To make a flash drive that boots on both legacy BIOS and UEFI machines, use the dd command to write the iso to a flash drive.
First open a terminal and run the command lsblk to determine which device your flash drive is:
If your flash drive is sdc for example, then write the iso to your flash drive as follows. The following command is a single line (even though it might appear to be wrapped into multiple lines in your browser window):
sudo dd if=/home/user/manjaro-xfce-16.06-x86_64.iso of=/dev/sdc bs=4M status=progress oflag=nocache,sync && sync
Wait until the process in the terminal is done. This might take a few minutes.
To make sure the process completes successfully, unmount the flash drive:
sudo umount /dev/sdc
Sometimes the .iso will be written from a buffer to the flash drive on the moment that you unmount the flash drive. That is why unmounting the flash drive can be important. So if that happens when you unmount, then simply wait until the process is done. If nothing happens, then continue.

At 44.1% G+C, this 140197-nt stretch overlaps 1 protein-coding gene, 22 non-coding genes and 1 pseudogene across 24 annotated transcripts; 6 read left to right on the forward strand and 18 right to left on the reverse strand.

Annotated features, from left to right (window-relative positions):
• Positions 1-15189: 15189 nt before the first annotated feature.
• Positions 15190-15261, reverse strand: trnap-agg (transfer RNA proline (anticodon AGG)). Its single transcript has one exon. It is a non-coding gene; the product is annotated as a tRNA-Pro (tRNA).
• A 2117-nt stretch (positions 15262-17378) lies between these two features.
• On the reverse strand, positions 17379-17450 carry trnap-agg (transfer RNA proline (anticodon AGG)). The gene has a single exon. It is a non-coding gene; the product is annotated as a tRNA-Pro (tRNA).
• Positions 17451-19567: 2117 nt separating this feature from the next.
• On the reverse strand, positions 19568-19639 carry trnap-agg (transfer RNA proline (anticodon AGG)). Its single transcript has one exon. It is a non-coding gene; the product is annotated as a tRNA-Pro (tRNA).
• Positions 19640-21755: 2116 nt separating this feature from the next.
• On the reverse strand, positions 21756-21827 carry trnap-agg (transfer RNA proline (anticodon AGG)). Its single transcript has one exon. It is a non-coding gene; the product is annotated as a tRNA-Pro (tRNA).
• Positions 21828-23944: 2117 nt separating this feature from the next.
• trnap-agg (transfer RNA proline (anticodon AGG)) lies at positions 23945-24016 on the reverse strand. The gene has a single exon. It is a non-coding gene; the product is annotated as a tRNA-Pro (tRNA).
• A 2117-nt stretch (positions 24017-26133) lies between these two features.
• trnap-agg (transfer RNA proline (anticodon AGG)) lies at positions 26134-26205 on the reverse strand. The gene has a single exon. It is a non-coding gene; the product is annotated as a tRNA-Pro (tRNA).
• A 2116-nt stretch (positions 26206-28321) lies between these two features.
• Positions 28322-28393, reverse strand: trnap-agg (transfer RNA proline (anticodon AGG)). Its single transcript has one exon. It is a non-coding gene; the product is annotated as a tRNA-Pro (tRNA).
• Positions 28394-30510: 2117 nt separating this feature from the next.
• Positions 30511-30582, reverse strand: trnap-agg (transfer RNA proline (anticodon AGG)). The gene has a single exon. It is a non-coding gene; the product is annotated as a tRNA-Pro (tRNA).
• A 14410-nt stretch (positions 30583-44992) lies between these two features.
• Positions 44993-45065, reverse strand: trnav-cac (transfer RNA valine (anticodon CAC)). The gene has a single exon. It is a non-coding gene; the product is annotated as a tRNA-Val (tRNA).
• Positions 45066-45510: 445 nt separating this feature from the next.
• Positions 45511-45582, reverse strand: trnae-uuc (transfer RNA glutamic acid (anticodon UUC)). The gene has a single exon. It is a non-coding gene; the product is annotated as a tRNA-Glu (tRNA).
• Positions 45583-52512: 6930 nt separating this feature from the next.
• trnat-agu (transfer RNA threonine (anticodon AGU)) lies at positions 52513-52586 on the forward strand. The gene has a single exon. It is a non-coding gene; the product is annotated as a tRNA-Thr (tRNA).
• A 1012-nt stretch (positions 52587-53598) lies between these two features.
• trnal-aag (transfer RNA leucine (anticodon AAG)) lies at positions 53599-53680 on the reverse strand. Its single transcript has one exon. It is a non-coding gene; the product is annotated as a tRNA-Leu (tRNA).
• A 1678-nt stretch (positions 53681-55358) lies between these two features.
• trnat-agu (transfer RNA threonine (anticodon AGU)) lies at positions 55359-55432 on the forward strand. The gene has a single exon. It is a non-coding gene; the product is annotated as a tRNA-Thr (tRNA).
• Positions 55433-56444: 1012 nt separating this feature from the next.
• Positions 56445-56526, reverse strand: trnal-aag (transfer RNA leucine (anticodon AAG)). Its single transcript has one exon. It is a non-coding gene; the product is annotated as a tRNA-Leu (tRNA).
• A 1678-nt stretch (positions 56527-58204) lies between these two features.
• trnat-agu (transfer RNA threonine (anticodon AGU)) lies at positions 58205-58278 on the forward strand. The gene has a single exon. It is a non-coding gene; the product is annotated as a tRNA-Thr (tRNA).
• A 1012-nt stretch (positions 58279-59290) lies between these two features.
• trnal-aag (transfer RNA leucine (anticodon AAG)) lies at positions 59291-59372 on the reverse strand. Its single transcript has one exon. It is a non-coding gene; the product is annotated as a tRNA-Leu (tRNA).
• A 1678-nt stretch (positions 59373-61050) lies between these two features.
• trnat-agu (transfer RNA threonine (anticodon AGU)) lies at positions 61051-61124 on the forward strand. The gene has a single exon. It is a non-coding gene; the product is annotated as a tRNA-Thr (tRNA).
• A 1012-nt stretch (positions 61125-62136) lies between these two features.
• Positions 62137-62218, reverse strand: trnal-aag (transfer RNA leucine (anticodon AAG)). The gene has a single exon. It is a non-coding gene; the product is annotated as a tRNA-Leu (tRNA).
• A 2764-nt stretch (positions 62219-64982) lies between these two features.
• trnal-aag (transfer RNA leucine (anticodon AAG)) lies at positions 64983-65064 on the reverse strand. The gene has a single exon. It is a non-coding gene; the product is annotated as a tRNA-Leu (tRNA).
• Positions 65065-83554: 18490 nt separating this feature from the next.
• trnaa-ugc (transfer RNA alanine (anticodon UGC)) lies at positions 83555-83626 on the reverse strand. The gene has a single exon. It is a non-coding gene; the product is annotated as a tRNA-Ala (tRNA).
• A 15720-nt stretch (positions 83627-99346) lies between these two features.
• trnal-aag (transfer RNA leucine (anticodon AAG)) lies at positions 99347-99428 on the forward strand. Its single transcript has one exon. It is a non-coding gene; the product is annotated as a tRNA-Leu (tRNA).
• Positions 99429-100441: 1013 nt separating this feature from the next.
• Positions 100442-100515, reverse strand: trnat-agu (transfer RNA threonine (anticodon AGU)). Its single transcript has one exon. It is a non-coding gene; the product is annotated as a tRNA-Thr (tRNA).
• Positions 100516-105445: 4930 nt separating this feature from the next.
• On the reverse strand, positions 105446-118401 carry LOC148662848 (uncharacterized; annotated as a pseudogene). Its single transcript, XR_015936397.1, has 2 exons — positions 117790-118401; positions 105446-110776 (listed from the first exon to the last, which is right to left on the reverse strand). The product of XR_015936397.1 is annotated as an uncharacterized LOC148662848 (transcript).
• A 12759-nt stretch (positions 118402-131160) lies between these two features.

Finally, open your file manager (Thunar) and eject your flash drive. Now pull your flash drive out of your computer and reinsert it. This is needed so that the Linux kernel can recognize the changes that dd made in the partition table and filesystem of the flashdrive. Rebooting your system will accomplish that as well.
That's it, enjoy.
if stands for 'input file'
of stands for 'output file'
bs stands for 'block size'
status=progress stands for 'show the progress in the terminal'
oflag=nocache,sync stands for 'write the data directly to the flash drive instead of using a cache'
sync makes sure that the iso is fully and correctly written to your flash drive
Warning: Make VERY sure which device your flash drive is (using the lsblk command), otherwise you could accidentally overwrite another device, disk or drive!